TODAY: Luzkhov ousted by Presidential decree; Mayor had apparently refused to resign. British Foreign Secretary highlights Magnitsky case; Iran threatens to sue over undelivered missiles; HIV reportedly more widespread than government acknowledges; Russian Louvre exhibition threatened by censorship.
After 18 years in power, Reuters reports that Moscow Mayor Yuri M. Luzhkov has been dismissed by President Medvedev; a statement issued by the Kremlin said that the President had ‘lost trust’ in the mayor. The presidential decree nominated a Luzhkov ally, First Deputy Mayor Vladimir Resin, as the capital’s acting mayor. Medvedev apparently has no plans to meet with the ousted politician who was described in one of today’s reports as ‘iconic’. The news of Luzhkov’s dismissal followed his defiant statement ‘I am not going to resign of my own accord’; apparently a sign, some commentators believe, that the mayor had not managed to bargain for a new extra-governmental position he deemed worthy. Luzhkov did not attend a meeting by City Hall which was chaired by his acting successor. Medvedev and Putin have employed methods which are ‘direct imitation of Luzhkov’s management style that he introduced in 1992′, but with less success, says Alexei Pankin in a Moscow op-ed. A commentator quoted by the FT stresses the historical conflict between the ruling elites of St Petersburg and Moscow as an ongoing factor in the power struggle: ‘It would be a big blow to the Moscow elites if the St Petersburgers were seen to be putting their own man in Moscow’.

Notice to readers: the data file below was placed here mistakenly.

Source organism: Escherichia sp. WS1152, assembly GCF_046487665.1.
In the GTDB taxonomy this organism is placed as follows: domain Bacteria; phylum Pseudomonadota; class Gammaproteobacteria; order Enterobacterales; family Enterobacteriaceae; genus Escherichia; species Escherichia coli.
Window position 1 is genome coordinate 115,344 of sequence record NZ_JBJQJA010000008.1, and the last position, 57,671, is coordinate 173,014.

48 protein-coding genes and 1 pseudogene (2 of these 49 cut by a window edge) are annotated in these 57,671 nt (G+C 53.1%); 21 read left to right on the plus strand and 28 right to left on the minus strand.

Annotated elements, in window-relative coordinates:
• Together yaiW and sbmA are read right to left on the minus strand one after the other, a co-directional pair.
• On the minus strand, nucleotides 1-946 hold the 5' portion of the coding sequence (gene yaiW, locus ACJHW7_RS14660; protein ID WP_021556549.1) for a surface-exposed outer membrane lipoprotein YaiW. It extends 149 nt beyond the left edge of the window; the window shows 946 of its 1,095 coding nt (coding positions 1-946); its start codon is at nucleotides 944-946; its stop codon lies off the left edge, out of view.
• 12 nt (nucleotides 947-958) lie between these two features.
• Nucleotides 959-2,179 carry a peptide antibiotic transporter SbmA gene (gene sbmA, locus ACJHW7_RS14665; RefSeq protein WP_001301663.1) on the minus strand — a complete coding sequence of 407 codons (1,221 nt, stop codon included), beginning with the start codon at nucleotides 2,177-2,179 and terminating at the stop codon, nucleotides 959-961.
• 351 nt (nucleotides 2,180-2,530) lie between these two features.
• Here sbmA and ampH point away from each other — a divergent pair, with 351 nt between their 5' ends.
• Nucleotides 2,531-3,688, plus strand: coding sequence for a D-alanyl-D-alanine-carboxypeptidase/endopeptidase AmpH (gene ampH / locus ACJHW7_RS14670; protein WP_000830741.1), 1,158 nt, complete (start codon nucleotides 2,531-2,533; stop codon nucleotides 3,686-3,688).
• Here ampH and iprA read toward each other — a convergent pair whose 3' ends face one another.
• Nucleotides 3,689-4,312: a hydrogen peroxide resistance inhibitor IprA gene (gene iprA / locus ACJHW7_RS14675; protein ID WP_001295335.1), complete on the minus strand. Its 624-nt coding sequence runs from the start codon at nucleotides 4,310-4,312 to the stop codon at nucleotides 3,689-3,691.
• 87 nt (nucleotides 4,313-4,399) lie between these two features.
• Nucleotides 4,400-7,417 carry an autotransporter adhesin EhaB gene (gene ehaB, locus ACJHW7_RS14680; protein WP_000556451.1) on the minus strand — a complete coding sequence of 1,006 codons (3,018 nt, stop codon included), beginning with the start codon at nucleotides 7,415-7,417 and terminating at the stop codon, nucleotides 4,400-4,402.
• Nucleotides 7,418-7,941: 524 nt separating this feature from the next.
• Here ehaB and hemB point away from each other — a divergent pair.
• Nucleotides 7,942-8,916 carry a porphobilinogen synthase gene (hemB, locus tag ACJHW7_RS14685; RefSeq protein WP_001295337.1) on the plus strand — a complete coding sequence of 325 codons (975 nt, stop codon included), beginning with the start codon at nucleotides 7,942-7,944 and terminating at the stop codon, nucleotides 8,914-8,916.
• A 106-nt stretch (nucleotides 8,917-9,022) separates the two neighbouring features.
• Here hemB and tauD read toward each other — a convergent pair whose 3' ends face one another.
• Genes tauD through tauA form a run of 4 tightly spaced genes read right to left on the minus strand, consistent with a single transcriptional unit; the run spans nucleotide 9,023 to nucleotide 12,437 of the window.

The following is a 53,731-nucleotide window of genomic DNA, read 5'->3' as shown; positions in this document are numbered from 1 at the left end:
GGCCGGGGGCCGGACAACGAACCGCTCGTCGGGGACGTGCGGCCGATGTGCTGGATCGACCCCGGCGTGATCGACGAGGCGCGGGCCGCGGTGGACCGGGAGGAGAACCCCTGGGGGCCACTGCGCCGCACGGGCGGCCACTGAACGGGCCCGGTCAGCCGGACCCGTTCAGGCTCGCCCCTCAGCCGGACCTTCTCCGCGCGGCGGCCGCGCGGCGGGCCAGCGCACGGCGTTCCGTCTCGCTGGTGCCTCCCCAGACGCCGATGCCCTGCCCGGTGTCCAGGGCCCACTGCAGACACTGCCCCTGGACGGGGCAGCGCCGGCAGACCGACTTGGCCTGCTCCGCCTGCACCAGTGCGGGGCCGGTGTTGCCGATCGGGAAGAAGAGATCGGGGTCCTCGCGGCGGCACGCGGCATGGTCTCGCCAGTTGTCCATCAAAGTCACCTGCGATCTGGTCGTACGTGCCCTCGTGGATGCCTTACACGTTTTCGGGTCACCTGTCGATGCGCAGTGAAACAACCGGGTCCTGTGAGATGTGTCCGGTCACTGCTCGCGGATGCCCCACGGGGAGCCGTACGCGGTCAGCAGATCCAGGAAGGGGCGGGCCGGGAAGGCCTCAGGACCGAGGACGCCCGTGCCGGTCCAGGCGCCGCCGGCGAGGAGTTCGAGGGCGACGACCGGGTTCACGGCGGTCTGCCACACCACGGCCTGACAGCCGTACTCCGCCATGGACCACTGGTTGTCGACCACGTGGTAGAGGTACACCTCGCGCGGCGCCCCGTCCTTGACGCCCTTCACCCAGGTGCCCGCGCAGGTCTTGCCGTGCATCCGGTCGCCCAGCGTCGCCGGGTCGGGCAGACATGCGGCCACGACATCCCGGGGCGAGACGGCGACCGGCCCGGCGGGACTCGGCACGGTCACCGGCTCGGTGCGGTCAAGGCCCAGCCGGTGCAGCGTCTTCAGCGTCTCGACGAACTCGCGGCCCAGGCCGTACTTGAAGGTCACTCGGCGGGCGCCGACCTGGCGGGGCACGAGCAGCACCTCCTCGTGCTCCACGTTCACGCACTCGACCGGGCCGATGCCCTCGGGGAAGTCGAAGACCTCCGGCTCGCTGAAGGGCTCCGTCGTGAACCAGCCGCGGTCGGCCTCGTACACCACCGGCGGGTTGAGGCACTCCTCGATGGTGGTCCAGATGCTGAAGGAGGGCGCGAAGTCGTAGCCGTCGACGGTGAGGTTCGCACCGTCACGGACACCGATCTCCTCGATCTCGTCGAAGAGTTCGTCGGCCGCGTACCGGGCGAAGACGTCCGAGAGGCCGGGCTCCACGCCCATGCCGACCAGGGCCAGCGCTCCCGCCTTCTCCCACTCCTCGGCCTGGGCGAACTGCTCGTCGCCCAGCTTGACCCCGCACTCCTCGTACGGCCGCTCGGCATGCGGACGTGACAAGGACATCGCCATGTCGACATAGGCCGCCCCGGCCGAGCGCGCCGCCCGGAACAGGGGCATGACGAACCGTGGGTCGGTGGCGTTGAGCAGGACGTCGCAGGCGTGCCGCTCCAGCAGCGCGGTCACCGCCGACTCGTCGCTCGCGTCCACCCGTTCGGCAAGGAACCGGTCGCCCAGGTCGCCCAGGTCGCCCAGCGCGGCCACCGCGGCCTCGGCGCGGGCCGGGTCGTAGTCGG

Ahead of his first diplomatic trip to Moscow, British Foreign Secretary William Hague has urged that the death of Hermitage lawyer Sergei Magnitsky be fully investigated ‘if it is to address both human rights concerns and the effect of this case on investor confidence’. Poor conditions for suspects in detention and at the hands of law enforcement officers have garnered considerable media coverage: events like this will do little to suggest anything is being done to improve it.
Iranian lawmaker Alaeddin Boroujerdi has said Tehran may take Russia to court over its decision not to supply S-300 air defense missile systems. A senior Russian deputy has countered that by suggesting that the ban was precipitated by the country’s ‘flawed foreign policies’. The New York Times examines the increasing pressure on Chechen women to conform to Islamic dress.
Ria-Novosti provides an analysis of Russia’s rampant HIV epidemic, with 500,000 sufferers at the official number, the Federal Drug Control Service believes the actual figure to be at least five times higher. Artists are up in arms about the fact that a number of works which were to be sent to Paris’ Louvre museum for a Russian exhibition have been held back by a Ministry of Culture censorship decree.
PHOTO: Russian president Dmitry Medvedev and Moscow mayor Yuri Luzhkov in happier times. (Alexey Sazonov/AFP/Getty Images)